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Elementary differential equations 7th edition - Boyce W.E

Boyce W.E Elementary differential equations 7th edition - Wiley publishing , 2001. - 1310 p.
ISBN 0-471-31999-6
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The standard form is y" + p(x)y' + q(x)y = 0, with
p(x) = 1/x and q(x) = 1. Thus x = 0 is a singular point;
2
and since xp(x) ^ 1 and xq(x) ^ 0 as x ^ 0, x = 0 is a
ro
regular singular point. Substituting y = I a^^ into
n=0
22
xy + xy + xy = 0 and shifting indices appropriately, we obtain
ro ro ro
X ’ , x , .. x n+r X’ z X n+r X’ n+r ~
I (n+r)(n+r-1)anx + I (n+r)anx + I an-2x = 0,
n=0 n=0 n=2
or
[r(r-1)+r]a0xr + [(1+r)r+1+r]a1xr+1 ro
+1 [(n+r) 2an + an-2] xn+r = 0. The indicial equation
2
2n
n=2
2
is r = 0 so r = 0 is a double root. It is necessary to
r+1
take a1 = 0 in order that the coefficient of x be zero.
2
The recurrence relation in n an = -an-2, n = 2,3,... . Since a1 = 0 it follows that a3 = a5 = a7 = ... = 0. For
the even coefficients we let n = 2m, m = 1,2,... . Then
2 2 2- 2 2- 2- 2- 2
a2m = -a2m-2/2 m so a2 = -a0/2 -1 , a4 = a0/2 -2 -1 -2 ,... ,
and a2m = (-1)ma0/22m(m!) 2. Thus one solution of the Bessel
92
Section 5.6
equation of order zero is J0(x) = 1 + (-1) mx2m/22m(m!) 2
m=1
where we have set a0 = 1. Using the ratio test it can be shown that the series converges for all x. Also note that J0(x) — 1 as x — 0.
15. In order to determine the form of the integral for x near zero we must study the integrand for x small. Using the above series for J0, we have
1 1 1
x[J0(x)] 2 x[1 - x2/2 +...] 2 x[1 - x2 +...]
12
—[1 + x + ...] for x small. Thus x
dx 1
= J0 (x) I [— + x + ...]dx
dx
y2(x) = J0(x) I----------------- = J0(x) I
x[J0(x)] 2 J x
2
x
= J0(x)[lnx + — + ...], and it is clear that y2(x) 0 x 2
will contain a logarithmic term.
16a. Putting the D.E. in the standard form
y" + p(x)y' + q(x)y = 0 we see that p(x) = 1/x and 22
q(x) = (x -1)/x . Thus x = 0 is a singular point and
2
since xp(x) — 1 and x q(x) — -1 as x — 0, x = 0 is a regular singular point. Substituting y = anxn+r into
n=0
22
xy + xy + (x -1)y = 0, shifting indices appropriately, and collecting coefficients of common powers of x we obtain [r(r-1) + r - 1]a^xr + [(1+r)r + 1 + r -1]a1xr+1
+ ^ {[(n+r)2 - 1]an + an-2}xn+r = 0.
n=2
2
The indicial equation is r -1 = 0 so the roots are r1 = 1
and r2 = -1. For either value of r it is necessary to
r+1
take a1 = 0 in order that the coefficient of x be zero.
The recurrence relation is [(n+r) - 1]an = -an-2,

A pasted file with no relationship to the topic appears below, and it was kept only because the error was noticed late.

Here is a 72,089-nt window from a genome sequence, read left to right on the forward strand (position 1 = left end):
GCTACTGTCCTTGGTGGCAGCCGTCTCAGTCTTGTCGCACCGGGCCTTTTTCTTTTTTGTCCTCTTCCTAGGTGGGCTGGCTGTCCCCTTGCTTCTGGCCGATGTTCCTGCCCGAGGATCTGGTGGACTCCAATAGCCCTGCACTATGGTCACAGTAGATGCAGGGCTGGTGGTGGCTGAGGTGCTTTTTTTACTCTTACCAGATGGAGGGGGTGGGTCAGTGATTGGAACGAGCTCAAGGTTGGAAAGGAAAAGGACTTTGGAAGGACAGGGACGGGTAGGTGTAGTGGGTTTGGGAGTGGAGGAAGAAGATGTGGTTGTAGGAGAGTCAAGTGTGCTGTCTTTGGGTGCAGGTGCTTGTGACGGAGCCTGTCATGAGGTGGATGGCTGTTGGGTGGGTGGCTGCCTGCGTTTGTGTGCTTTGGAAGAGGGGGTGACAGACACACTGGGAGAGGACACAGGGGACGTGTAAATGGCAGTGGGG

n = 2,3,4... . For r = 1 we have an = -an-2/[n(n+2)],
n = 2,3,4,... . Since a1 = 0 it follows that a3 = a5 = a7 = ... = 0. Let n = 2m. Then a2m = -a2m-2/2 m(m+1), m =
co
Section 5.7
93
2 2
1,2,..., so a2 = -a0/2 -1-2, a4 = -a2/2 -1-2-3 =
a0/22 22 1-2-2-3,..., and a2m = (-1)m a0/22nm!(m+1)!. Thus one solution (set a0 = 1/2) of the Bessel equation of
order one is J2(x) = (x/2) (-1) nx2n/(n + 1)!n!22n. The
n=0
ratio test shows that the series converges for all x.
Also note that J2(x) ^ 0 as x ^ 0.
16b. For r = -1 the recurrence relation is 2
[(n-1) - 1]an = -an-2, n = 2,3,... . Substituting n = 2
2
into the relation yields [(2-1) - 1]a2 = 0 a2 = -a0.
Hence it is impossible to determine a2 and consequently impossible to find a series solution of the form
x-1 X bnxn-
n=0
Secton 5.7, Page 278
1. The D.E. has the form P(x)y" + Q(x)y' + R(x)y = 0 with
P(x) = x, Q(x) = 2x, and R(x) = 6ex. From this we find p(x) = Q(x)/P(x) = 2 and q(x) = R(x)/P(x) = 6ex/x and thus x = 0 is a singular point. Since xp(x) = 2x and
2x
x q(x) = 6xe are analytic at x = 0 we conclude that
x = 0 is a regular singular point. Next, we have
2
xp(x) ^ 0 = p0 and x q(x) ^ 0 = q0 as x ^ 0 and thus the
2
indicial equation is r(r-1) + 0-r + 0 = r - r = 0, which has the roots r1 = 1 and r2 = 0.
3. The equation has the form P(x)y" + Q(x)y' + R(x)y = 0
2
with P(x) = x(x-1), Q(x) = 6x and R(x) = 3. Since P(x),
Q(x), and R(x) are polynomials with no common factors and
P(0) = 0 and P(1) = 0, we conclude that x = 0 and x = 1
are singular points. The first point, x = 0, can be shown
to be a regular singular point using steps similar to
those to shown in Problem 1. For x = 1, we must put the
D.E. in a form similar to Eq.(1) for this case. To do
this, divide the D.E. by x and multiply by (x-1) to
23 obtain (x-1) y + 6x(x-1)y + — (x-1)y = 0. Comparing this
x
to Eq.(1) we find that (x-1)p(x) = 6x and 2
(x-1) q(x) = 3(x-1)/x which are both analytic at
94
Section 5.7
x = 1 and hence x = 1 is a regular singular point. These last two exPressions aPProach P0 = 6 and q0 = 0
respectively as x ^ 1, and thus the indicial equation is
r(r-1) + 6r + 0 = r(r+5) = 0.
-(1+x) 2
9. For this D.E., p(x) = ------- and q(x) = and thus
x2(1-x) x(1-x)
x = 0, -1 are singular points. Since xp(x) is not
analytic at x = 0, x = 0 is not a regular singular point.
1+x 2 2(1-x)
Looking at (x-1)p(x) = -- and (x-1) q(x) = ---- we
x2 x
see that x = 1 is a regular singular point and that
p0 = 2 and q0 = 0.
sinx cosx
17a. We have p(x) = -- and q(x) = ---, so that x = 0 is
22
xx
a singular point. Note that xp(x) = (sinx)/x ^ 1 = p0
2
as x ^ 0 and x q(x) = -cosx ^ -1 = q0 as x ^ 0. In
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